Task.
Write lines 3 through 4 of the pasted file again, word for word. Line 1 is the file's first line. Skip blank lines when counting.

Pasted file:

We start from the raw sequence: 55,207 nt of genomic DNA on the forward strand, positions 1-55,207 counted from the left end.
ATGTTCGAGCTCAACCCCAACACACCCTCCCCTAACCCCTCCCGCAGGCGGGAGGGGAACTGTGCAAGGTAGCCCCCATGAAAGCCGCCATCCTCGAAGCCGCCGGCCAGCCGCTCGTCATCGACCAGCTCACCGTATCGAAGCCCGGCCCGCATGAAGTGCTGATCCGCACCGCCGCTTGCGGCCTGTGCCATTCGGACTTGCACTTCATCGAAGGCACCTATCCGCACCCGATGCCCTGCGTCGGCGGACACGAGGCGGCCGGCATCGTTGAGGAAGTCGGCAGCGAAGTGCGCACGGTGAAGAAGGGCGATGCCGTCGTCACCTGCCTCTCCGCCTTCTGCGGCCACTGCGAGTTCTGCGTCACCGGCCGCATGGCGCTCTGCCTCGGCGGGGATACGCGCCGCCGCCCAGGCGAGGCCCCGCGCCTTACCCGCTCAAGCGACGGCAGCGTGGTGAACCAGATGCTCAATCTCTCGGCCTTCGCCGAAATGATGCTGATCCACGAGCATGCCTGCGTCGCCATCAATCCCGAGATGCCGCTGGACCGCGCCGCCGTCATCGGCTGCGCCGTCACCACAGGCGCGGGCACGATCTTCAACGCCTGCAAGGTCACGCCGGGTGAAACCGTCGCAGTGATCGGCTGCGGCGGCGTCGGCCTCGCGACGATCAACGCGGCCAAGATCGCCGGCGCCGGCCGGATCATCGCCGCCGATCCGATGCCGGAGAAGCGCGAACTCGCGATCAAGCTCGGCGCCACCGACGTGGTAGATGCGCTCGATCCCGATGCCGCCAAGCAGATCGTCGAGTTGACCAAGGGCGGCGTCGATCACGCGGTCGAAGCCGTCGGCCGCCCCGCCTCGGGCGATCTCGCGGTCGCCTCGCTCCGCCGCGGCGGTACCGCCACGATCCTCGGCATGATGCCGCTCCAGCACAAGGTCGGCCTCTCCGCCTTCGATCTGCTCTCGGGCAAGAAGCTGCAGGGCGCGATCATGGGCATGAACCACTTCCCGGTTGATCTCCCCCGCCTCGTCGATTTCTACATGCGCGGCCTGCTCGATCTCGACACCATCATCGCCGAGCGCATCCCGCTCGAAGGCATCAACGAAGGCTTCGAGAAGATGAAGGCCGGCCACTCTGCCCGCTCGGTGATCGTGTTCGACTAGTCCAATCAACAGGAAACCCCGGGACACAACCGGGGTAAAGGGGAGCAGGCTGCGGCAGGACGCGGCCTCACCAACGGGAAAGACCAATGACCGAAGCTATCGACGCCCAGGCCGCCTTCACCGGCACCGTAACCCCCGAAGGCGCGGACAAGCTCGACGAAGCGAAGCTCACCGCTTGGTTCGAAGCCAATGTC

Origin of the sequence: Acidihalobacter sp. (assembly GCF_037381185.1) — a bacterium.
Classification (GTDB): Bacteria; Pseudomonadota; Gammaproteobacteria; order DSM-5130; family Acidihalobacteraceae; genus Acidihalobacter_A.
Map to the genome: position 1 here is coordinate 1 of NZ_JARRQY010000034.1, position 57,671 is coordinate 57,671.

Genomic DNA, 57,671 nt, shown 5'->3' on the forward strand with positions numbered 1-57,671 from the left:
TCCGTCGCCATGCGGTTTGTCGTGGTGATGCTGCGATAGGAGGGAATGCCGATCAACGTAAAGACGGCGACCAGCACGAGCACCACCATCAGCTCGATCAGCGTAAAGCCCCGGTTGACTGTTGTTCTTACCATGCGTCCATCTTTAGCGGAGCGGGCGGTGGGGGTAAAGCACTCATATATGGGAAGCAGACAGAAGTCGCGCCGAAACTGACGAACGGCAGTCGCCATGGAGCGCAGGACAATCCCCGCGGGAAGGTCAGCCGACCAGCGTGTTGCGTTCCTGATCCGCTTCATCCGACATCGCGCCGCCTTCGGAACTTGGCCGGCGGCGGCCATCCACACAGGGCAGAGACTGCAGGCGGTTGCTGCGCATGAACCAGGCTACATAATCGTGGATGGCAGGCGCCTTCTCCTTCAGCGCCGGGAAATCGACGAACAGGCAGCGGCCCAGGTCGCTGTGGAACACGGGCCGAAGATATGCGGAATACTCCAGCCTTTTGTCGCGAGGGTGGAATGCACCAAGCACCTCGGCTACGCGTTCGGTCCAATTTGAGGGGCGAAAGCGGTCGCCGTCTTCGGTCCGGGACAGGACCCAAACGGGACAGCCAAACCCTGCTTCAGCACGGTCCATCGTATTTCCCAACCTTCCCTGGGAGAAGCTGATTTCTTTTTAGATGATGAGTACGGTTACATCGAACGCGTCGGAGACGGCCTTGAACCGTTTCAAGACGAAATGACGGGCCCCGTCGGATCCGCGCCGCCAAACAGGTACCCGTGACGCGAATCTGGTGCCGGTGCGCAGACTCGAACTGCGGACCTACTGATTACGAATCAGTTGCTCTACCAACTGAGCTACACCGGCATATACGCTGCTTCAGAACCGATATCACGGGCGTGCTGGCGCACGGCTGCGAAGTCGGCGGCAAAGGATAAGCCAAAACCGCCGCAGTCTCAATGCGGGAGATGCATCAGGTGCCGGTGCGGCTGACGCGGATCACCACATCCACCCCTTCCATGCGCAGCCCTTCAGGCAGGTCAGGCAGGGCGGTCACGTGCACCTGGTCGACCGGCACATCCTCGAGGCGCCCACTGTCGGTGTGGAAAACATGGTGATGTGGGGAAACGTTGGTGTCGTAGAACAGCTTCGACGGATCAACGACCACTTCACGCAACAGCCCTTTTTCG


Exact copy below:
Origin of the sequence: Acidihalobacter sp. (assembly GCF_037381185.1) — a bacterium.
Classification (GTDB): Bacteria; Pseudomonadota; Gammaproteobacteria; order DSM-5130; family Acidihalobacteraceae; genus Acidihalobacter_A.